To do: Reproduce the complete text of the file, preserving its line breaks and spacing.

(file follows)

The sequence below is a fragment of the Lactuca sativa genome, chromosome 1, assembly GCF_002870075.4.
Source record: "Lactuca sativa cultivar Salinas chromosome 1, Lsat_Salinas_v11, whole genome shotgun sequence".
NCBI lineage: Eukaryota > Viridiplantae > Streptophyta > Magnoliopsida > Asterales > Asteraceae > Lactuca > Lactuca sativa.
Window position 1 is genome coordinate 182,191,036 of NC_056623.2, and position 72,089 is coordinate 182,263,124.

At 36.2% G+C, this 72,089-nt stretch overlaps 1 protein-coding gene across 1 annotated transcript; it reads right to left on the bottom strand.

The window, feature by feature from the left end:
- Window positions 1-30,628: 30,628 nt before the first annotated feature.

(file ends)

The sequence below is a fragment of the Lactuca sativa genome, chromosome 1, assembly GCF_002870075.4.
Source record: "Lactuca sativa cultivar Salinas chromosome 1, Lsat_Salinas_v11, whole genome shotgun sequence".
NCBI lineage: Eukaryota > Viridiplantae > Streptophyta > Magnoliopsida > Asterales > Asteraceae > Lactuca > Lactuca sativa.
Window position 1 is genome coordinate 182,191,036 of NC_056623.2, and position 72,089 is coordinate 182,263,124.

At 36.2% G+C, this 72,089-nt stretch overlaps 1 protein-coding gene across 1 annotated transcript; it reads right to left on the bottom strand.

The window, feature by feature from the left end:
- Window positions 1-30,628: 30,628 nt before the first annotated feature.